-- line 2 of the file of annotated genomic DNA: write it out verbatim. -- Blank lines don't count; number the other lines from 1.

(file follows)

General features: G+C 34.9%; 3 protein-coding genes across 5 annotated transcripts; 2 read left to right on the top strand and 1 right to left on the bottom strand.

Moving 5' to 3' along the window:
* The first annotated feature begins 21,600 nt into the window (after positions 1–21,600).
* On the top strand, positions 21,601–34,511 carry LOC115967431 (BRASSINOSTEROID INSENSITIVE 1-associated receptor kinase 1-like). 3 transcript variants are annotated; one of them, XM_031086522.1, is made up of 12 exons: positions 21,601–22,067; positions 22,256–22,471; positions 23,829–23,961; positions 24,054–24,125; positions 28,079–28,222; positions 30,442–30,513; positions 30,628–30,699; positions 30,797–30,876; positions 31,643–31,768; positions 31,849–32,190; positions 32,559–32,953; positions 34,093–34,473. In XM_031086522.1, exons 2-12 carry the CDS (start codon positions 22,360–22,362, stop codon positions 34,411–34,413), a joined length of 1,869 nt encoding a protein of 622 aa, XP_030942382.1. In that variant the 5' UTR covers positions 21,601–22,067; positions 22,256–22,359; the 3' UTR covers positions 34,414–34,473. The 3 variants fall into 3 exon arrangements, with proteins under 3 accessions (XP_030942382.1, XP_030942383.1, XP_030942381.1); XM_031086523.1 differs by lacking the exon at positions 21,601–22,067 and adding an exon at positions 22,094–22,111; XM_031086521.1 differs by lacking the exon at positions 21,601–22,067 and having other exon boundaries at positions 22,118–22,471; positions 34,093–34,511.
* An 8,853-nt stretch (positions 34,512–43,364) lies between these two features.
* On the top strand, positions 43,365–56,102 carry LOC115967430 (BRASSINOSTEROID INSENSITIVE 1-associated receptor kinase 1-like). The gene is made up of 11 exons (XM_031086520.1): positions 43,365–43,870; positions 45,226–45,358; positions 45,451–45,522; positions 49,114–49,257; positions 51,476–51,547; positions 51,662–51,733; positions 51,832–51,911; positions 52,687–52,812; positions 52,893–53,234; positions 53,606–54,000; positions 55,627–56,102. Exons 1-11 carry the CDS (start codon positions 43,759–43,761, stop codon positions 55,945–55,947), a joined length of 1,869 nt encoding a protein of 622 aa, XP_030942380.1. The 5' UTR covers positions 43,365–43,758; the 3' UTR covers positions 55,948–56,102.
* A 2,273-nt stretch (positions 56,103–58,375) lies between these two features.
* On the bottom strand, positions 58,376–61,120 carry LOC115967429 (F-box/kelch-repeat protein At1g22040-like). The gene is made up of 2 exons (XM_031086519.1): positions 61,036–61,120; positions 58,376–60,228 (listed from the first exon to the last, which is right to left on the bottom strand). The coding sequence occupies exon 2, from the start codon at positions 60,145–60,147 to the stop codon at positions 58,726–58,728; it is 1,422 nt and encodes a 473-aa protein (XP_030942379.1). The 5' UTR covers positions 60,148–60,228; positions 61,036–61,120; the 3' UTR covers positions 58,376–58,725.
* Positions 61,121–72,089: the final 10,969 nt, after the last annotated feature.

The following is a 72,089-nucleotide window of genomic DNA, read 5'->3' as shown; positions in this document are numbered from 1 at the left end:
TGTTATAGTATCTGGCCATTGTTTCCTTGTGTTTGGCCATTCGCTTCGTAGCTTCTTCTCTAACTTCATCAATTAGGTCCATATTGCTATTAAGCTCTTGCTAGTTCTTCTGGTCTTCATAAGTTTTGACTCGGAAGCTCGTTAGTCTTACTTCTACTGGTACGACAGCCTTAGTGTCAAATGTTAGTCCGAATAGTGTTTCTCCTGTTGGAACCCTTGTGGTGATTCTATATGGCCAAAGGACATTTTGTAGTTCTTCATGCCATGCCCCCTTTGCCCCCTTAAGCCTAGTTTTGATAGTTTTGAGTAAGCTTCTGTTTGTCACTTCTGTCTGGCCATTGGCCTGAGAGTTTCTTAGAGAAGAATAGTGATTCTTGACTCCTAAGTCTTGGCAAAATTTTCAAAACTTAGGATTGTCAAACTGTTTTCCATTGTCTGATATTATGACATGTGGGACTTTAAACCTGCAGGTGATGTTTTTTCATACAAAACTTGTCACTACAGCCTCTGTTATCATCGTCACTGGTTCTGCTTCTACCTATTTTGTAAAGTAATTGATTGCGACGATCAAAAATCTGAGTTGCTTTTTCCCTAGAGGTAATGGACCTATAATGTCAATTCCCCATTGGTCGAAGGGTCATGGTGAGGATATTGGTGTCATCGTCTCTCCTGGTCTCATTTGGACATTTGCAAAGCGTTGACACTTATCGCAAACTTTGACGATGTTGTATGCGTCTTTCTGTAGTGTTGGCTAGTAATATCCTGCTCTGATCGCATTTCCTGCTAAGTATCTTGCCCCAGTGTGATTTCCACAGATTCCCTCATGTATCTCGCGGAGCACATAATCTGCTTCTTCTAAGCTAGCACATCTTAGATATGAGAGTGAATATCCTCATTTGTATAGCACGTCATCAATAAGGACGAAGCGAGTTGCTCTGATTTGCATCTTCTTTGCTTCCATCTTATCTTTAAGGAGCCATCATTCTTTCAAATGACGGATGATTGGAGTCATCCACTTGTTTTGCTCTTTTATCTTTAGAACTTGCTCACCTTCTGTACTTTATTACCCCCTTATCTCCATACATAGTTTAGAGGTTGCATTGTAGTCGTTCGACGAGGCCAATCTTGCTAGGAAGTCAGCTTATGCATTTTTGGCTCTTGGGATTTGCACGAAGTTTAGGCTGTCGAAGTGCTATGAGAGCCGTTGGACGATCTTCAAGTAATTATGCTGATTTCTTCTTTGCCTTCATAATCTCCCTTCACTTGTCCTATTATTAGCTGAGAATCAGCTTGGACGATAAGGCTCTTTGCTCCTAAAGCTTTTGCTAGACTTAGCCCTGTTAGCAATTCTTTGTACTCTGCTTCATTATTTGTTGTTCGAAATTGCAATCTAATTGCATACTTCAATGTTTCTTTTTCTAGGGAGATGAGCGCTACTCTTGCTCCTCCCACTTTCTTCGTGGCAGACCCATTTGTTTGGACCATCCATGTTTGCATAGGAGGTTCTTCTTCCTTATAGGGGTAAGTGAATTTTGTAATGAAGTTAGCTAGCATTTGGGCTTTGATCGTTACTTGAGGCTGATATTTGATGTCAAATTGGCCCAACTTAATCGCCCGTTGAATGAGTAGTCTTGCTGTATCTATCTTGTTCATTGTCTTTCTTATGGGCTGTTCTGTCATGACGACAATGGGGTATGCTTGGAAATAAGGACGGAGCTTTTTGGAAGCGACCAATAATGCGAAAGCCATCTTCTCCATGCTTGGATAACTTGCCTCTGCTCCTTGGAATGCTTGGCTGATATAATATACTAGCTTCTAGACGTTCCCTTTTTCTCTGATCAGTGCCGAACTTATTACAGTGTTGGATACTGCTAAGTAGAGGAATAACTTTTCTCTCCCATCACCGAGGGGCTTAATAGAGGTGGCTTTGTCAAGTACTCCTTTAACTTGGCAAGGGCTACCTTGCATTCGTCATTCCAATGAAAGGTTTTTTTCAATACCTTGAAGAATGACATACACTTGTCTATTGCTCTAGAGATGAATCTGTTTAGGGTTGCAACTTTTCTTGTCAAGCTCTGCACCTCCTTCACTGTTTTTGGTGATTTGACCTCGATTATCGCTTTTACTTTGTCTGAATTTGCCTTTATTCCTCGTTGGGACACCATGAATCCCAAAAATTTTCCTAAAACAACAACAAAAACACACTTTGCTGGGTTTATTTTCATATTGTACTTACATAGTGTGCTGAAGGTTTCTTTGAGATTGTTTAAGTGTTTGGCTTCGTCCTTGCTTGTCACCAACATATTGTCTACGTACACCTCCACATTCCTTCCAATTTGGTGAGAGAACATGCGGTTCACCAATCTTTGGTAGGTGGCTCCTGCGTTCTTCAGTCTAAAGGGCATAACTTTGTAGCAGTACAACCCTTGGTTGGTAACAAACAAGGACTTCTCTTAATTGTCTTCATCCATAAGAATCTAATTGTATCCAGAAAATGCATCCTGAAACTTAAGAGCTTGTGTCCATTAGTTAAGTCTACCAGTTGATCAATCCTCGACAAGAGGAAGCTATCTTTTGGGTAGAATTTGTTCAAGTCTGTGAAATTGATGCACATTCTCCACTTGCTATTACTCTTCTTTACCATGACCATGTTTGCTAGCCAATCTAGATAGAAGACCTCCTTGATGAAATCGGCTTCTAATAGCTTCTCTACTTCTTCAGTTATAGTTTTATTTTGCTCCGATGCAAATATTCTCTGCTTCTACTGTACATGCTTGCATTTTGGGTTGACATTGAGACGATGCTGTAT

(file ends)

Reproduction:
Moving 5' to 3' along the window: